Porto is the second largest city in Portugal after Lisbonand one of the major urban areas of the Iberian Peninsula. There are really very few similarities between Porto and Lisbon – they are both near the coast, on the banks and have some fairly daunting hills, but that’s really where it ends. The two cities have a different feel and different charms.
It is one of the oldest European centres, and its historical core was proclaimed a World Heritage Site by UNESCO in 1996 and, in 2014 and 2017, Porto was elected The Best European Destination by the Best European Destinations Agency.
The city itself isn't very populous (about 300,000 inhabitants), but the Porto metropolitan area (Greater Porto) has some 2,500,000 inhabitants in a 50km radius, with cities like Gaia, Matosinhos, Maia, and Gondomar.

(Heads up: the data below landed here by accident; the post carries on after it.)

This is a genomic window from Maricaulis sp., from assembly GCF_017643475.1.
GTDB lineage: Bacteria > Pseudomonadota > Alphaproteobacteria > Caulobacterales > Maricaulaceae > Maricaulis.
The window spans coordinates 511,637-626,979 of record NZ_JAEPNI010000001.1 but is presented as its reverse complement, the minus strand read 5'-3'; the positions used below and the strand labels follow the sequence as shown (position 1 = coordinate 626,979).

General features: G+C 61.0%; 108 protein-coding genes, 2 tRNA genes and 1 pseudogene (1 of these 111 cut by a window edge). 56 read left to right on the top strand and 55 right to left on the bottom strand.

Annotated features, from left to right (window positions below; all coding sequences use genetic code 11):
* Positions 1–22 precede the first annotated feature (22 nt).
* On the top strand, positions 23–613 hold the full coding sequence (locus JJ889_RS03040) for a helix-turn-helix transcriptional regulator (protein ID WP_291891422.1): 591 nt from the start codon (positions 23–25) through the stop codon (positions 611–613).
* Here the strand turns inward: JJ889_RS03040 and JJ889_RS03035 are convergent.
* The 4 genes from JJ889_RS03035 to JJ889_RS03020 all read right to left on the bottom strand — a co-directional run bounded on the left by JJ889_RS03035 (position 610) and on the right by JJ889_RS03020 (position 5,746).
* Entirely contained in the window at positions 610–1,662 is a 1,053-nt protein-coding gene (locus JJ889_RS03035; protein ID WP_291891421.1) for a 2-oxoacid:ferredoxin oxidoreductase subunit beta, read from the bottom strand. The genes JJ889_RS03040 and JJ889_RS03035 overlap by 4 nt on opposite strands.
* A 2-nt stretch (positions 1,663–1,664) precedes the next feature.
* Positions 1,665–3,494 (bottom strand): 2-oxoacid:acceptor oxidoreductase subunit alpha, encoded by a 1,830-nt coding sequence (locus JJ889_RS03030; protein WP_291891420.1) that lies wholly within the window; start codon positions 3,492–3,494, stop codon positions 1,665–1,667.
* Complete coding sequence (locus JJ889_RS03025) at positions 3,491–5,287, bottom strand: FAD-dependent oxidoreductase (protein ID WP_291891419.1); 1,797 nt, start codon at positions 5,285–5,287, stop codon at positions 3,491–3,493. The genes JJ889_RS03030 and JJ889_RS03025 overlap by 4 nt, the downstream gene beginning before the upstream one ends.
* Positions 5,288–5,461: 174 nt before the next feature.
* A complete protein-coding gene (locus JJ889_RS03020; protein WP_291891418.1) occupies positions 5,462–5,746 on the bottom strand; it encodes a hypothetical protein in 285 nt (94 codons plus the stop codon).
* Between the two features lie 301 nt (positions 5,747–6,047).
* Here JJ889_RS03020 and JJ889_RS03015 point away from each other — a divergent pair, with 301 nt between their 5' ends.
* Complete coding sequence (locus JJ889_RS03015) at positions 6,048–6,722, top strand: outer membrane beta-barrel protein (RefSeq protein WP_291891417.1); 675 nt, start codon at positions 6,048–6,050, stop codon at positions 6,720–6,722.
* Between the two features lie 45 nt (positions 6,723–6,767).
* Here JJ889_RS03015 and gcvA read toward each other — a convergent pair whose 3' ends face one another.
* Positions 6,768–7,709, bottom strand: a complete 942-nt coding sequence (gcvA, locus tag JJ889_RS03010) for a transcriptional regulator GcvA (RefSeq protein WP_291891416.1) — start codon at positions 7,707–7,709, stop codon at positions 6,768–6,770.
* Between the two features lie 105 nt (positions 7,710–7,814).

The city is quite varied architecturally, with medieval as well as modern living side by side. Porto's geography is hard on the feet, but pleasant to the eye. The city is extremely hilly, with many buildings built into a cliff face that overlooks the river. Stairs cut into the stone run up and down the cliff face and offer a laborious but rewarding walking tour.
Porto has a semi-Mediterranean climate, although it's strongly affected by the Atlantic ocean, which makes it cooler than other cities with this climate. However, temperatures can rise as high as 40ºC in August during occasional heat waves. Winters are mild and humid, with occasional cold nights where temperatures can drop below 0ºC.